Now that a few years have passed since the LORAN-C budget was killed, it might be a good time to revisit that decision. Unlike other decisions, this one might conceivably be undone; there hasn’t been the widespread demolition of resources (e.g., towers, transmitters) followed by restoration of sites. Something else, though, did occur: recent success achieved by cooperative effort between the Coast Guard and UrsaNav Inc.

For brevity here it suffices to make a few surface-scratching notes. The vast majority of us in the navigation community recognized the potential benefit of LORAN (and an extended form eLORAN) as a crucial backup — at extremely low cost — to be used when GPS is unavailable.  Many of us, furthermore, anxiously pressed for sanity (e.g., my “2-cents worth” written, to no avail, in 2009).

What’s different now, conceivably, is a combined effect of multiple factors:
* The USCG/UrsaNav success surpassed goals that had been stated earlier.
* Awareness of GPS vulnerability (therefore need for backup) has increased.
* Delay in follow-through (site restoration) offers the chance for a remedy.

An utterance appearing in Coordinates Magazine’s March 2012 cover story was reached from a different context, but its importance prompted me to cite it in the April 2012 cover story — and to repeat it here: “Do we really need to wait for a catastrophe before taking action against GNSS vulnerabilities?”

Once again I’m adding my voice to the chorus of those speaking out before it’s too late.

I perform functional formulations and algorithm generation plus validation for both simulation and operational purposes in system integration. Specific areas include navigation, communication, data integrity, and tracking for aerospace, applying modern estimation to data from various sources (COMM, gyros, accelerometers, GPS/GNSS, radar, optical, etc.). 

Complete Viewable & printable Resume Click Here
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Questions submitted by members of various forums, understandably, frequently involve one or more of the following topics:
 * some or all facets of inertial navigation
 * means of updating and reinitializing the drifting inertial solution
 * satellite navigation (GPS/GNSS) for providilng the updates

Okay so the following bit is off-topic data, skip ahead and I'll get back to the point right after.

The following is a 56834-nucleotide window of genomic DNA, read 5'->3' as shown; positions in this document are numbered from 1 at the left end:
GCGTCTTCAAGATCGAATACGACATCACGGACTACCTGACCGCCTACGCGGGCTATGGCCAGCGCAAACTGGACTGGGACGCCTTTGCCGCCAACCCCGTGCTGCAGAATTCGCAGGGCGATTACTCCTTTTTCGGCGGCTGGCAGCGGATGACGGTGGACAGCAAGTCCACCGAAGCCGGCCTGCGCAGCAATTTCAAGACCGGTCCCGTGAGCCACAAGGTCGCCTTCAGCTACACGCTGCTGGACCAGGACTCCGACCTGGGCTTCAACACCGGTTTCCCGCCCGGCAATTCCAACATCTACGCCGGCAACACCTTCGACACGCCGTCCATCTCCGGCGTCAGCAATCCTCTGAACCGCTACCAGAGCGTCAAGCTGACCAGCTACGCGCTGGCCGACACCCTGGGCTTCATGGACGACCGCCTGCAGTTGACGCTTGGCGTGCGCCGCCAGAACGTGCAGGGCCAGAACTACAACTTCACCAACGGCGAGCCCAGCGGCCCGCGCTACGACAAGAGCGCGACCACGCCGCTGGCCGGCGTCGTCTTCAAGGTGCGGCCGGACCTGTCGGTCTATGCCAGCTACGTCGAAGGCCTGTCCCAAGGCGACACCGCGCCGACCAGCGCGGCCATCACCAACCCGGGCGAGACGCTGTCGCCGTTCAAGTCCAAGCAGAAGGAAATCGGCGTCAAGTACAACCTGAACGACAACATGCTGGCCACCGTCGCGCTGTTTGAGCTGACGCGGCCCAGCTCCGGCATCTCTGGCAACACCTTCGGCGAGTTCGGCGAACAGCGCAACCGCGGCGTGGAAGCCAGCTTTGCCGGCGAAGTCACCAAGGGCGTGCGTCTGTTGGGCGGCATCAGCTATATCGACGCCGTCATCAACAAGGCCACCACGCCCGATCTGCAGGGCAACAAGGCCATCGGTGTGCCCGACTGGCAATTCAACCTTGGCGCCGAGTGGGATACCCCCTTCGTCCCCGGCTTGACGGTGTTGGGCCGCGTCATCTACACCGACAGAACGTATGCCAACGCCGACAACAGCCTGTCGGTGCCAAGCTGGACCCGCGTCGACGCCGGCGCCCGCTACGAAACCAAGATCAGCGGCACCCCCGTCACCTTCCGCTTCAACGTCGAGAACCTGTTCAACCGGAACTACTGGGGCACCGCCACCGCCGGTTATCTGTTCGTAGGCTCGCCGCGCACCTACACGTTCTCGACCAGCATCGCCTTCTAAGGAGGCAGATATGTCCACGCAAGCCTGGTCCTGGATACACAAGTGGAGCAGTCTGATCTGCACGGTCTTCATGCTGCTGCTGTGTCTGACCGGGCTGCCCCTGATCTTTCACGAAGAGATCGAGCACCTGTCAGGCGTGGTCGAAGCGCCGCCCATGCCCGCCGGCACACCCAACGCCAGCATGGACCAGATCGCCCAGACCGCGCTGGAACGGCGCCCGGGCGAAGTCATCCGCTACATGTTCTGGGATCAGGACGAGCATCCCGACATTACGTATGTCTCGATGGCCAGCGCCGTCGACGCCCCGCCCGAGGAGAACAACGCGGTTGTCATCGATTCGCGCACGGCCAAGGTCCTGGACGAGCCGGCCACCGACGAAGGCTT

* other means of updating (radar, laser, optics, VOR, DME, hyperbolic, … )
 * best ways to use what’s available for various applications.
The pool of literature that might be offered can be vast, partly due to a vast array of operations – each with application-dependent requirements.  Finding just the relevant information from a mountain of available references can be a daunting task, especially for young designers.  I’ll try to make their search easier, by offering a list they can ask themselves early in the design process:
 * do you need a lat/lon/altitude Earth reference or just a designated point?
 * is the path determined from provisions onboard (nav) or remote (track)?
 * what’s your required accuracy for “absolute” (geolocation) position?
 * what’s your required accuracy for relative position (e.g., from a runway)?
 * do you need precise incremental position history (SAR motion compensation)?
 * do you need precise angular orientation (e.g., laser pointing)?
 * do you need precise angular rates (for image or antenna stabilization)?
 * for direction do you use a North reference or just along-track/cross-track?
 * will you have dependable access to updating information (GPS, radar, …)?
 * if not, how irregular will dynamics be over active parts of your mission?
 * if so, how irregular will the dynamics be during inter-update periods?
 * also if so, what data rate? Longest expected “blind period” between updates?
 * also if so, will measurements need averaging to meet your required accuracy?
 * also if so, how accurate are your measurements AND their time stamps?
 * also if so, can you use postprocessing or do you need everything real-time?
 * are you willing to accept partial updates (some but not all directions)?
 * do you need just position or derivatives too (velocity, acceleration)?
 * if so, how long can your dynamics be trusted to conform to model fidelity?